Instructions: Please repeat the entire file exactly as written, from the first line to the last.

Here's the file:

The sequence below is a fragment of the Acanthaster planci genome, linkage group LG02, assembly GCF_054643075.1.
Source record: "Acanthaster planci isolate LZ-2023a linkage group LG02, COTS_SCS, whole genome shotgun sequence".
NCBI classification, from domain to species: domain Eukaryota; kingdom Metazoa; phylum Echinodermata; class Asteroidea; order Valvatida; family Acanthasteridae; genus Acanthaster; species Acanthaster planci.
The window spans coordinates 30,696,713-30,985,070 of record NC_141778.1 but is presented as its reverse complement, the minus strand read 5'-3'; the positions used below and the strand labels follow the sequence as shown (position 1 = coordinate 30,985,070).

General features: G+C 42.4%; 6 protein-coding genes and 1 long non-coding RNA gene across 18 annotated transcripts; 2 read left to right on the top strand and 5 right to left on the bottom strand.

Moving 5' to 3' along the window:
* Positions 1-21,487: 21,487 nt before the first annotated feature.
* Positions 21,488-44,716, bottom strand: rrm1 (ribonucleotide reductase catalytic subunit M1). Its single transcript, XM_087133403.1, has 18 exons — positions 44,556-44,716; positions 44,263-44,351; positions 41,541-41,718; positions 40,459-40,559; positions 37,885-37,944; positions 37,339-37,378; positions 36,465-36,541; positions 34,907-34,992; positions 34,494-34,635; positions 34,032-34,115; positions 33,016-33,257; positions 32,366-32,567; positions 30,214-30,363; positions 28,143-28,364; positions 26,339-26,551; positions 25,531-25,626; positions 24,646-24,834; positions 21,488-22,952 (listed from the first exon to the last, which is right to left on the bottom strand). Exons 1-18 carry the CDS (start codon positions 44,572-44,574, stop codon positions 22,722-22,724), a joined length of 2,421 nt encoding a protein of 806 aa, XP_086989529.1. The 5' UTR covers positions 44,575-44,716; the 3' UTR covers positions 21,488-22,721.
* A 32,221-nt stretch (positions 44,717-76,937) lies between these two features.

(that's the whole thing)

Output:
The sequence below is a fragment of the Acanthaster planci genome, linkage group LG02, assembly GCF_054643075.1.
Source record: "Acanthaster planci isolate LZ-2023a linkage group LG02, COTS_SCS, whole genome shotgun sequence".
NCBI classification, from domain to species: domain Eukaryota; kingdom Metazoa; phylum Echinodermata; class Asteroidea; order Valvatida; family Acanthasteridae; genus Acanthaster; species Acanthaster planci.
The window spans coordinates 30,696,713-30,985,070 of record NC_141778.1 but is presented as its reverse complement, the minus strand read 5'-3'; the positions used below and the strand labels follow the sequence as shown (position 1 = coordinate 30,985,070).

General features: G+C 42.4%; 6 protein-coding genes and 1 long non-coding RNA gene across 18 annotated transcripts; 2 read left to right on the top strand and 5 right to left on the bottom strand.

Moving 5' to 3' along the window:
* Positions 1-21,487: 21,487 nt before the first annotated feature.
* Positions 21,488-44,716, bottom strand: rrm1 (ribonucleotide reductase catalytic subunit M1). Its single transcript, XM_087133403.1, has 18 exons — positions 44,556-44,716; positions 44,263-44,351; positions 41,541-41,718; positions 40,459-40,559; positions 37,885-37,944; positions 37,339-37,378; positions 36,465-36,541; positions 34,907-34,992; positions 34,494-34,635; positions 34,032-34,115; positions 33,016-33,257; positions 32,366-32,567; positions 30,214-30,363; positions 28,143-28,364; positions 26,339-26,551; positions 25,531-25,626; positions 24,646-24,834; positions 21,488-22,952 (listed from the first exon to the last, which is right to left on the bottom strand). Exons 1-18 carry the CDS (start codon positions 44,572-44,574, stop codon positions 22,722-22,724), a joined length of 2,421 nt encoding a protein of 806 aa, XP_086989529.1. The 5' UTR covers positions 44,575-44,716; the 3' UTR covers positions 21,488-22,721.
* A 32,221-nt stretch (positions 44,717-76,937) lies between these two features.